The day President Donald Trump signed a funding bill including a provision ordering VA to announce its plans to add four conditions to the list of Agent Orange-linked diseases within 30 days, VA Secretary Robert Wilkie said the decision wasn’t likely to come until at least “late 2020.”

In a letter to Sen. Jon Tester, D-Mont., dated Dec. 20 and obtained by Military Times, Wilkie said he would not make a decision until the results of two long-awaited studies are submitted to or published in scientific journals.

In March, VA officials told members of Congress that the decision would be announced within 90 days.

Then Wilkie said he was just awaiting the results of the studies — the Vietnam Era Health Retrospective Observational Study, or VE-HEROES, and the Vietnam Era Mortality Study — expected in 2019.

But the requirement that the results be analyzed, peer-reviewed and in the publication pipeline could add months to the process. VE-HEROES results are currently “being analyzed,” while data from the mortality study is “expected to be available for peer review and publication in late 2020,” Wilkie wrote in the letter.

It’s unclear whether VA plans to comply with the new law that requires it to announce its plans on a decision within the 30-day requirement.

For the 83,000 veterans with one of three conditions under consideration, including bladder cancer, Parkinson’s-like symptoms or hypothyroidism, as well as an unknown number of Vietnam veterans with high blood pressure, the wait continues.

“Since we first spoke in 2016, I have been diagnosed with bladder cancer … I also have hypothyroidism,” retired Army Sgt. Maj. John Mennitto told Military Times. “My greatest concern for me and my fellow veterans who have debilitating diseases caused by exposure to Agent Orange is that our family members will be left with nothing.”

Just how many Vietnam veterans have one or more of the four proposed presumptive conditions is unknown; VA did not have the data readily available by press time.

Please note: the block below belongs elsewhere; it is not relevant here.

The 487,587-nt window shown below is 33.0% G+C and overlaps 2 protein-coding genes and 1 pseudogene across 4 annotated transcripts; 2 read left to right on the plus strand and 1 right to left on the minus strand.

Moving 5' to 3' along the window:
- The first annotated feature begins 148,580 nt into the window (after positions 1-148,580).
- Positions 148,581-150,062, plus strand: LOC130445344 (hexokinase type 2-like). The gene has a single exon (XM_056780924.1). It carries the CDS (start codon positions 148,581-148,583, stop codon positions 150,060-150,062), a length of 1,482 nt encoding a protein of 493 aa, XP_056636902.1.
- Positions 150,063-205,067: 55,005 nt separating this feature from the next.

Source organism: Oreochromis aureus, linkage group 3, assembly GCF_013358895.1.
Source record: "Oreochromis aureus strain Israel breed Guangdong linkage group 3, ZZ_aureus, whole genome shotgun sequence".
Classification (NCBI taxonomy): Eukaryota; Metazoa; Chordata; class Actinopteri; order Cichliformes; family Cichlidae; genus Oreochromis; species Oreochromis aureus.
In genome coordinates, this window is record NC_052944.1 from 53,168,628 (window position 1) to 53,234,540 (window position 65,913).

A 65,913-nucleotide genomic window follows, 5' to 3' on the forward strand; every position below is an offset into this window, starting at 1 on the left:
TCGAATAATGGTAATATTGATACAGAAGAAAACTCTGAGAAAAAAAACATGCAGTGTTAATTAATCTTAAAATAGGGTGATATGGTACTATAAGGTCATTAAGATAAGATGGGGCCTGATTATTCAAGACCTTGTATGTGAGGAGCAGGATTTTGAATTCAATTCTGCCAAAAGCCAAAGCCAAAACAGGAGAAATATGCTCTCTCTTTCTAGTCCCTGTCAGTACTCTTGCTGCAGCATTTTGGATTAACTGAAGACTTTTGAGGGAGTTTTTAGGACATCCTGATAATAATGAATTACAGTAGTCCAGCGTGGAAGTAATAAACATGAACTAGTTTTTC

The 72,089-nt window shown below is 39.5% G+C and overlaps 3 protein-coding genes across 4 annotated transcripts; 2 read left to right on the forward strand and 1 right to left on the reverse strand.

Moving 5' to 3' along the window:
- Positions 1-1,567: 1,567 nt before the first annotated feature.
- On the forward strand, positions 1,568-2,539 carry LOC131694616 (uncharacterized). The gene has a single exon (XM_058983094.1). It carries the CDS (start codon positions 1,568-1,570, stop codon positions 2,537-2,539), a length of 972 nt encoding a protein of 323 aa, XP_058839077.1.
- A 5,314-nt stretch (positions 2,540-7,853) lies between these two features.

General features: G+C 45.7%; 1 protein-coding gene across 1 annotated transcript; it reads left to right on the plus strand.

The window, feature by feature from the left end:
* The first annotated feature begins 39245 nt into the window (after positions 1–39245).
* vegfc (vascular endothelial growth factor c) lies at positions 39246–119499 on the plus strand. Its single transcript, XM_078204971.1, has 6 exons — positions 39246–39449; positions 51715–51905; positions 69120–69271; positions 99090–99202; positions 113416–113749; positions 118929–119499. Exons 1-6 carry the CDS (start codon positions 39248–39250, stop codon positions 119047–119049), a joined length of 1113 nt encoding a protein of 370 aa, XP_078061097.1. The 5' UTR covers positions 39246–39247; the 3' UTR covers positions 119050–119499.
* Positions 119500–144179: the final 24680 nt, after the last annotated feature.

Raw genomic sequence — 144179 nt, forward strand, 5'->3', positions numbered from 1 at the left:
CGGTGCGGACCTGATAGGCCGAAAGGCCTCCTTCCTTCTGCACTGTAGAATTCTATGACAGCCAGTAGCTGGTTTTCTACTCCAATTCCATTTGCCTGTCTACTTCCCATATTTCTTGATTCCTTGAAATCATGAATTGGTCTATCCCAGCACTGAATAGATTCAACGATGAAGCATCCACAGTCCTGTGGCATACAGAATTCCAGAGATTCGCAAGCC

What is known is that some veterans will die waiting. While the 10-year survival rate for bladder cancer is high — 77 percent — the mortality rate for in the U.S. bladder cancer is 4.2 deaths per 100,000 people, according to the National Cancer Institute.

“William F. Brown. DECEASED. 10/31/2019. Can a claim be filed since he is now DECEASED?” recently widowed Debra Brown asked in an email to Military Times.

Senate Democrats stepped up pressure on the Trump administration to issue a decision after documents surfaced that showed Office of Management and Budget Director and Acting White House Chief of Staff Mick Mulvaney was personally involved in blocking an announcement of the decision on three of the diseases planned in 2017 by former Veterans Affairs Secretary David Shulkin.

Mulvaney and other OMB officials said VA must provide more “compelling evidence” to prove the link between the proposed diseases and exposure.

Lawmakers, including Senate Minority Leader Chuck Schumer of New York, and Rep. Josh Harder, a California Democrat who previously introduced a House resolution urging President Donald Trump to add the diseases to the presumptive medical conditions list, have said “VA needs to get its act together.”

“We have the science. We have the backing of our veterans. We even have bipartisan agreement in Congress. It’s time for the VA to catch up,” Harder said.

Patricia Kime is a senior writer covering military and veterans health care, medicine and personnel issues.

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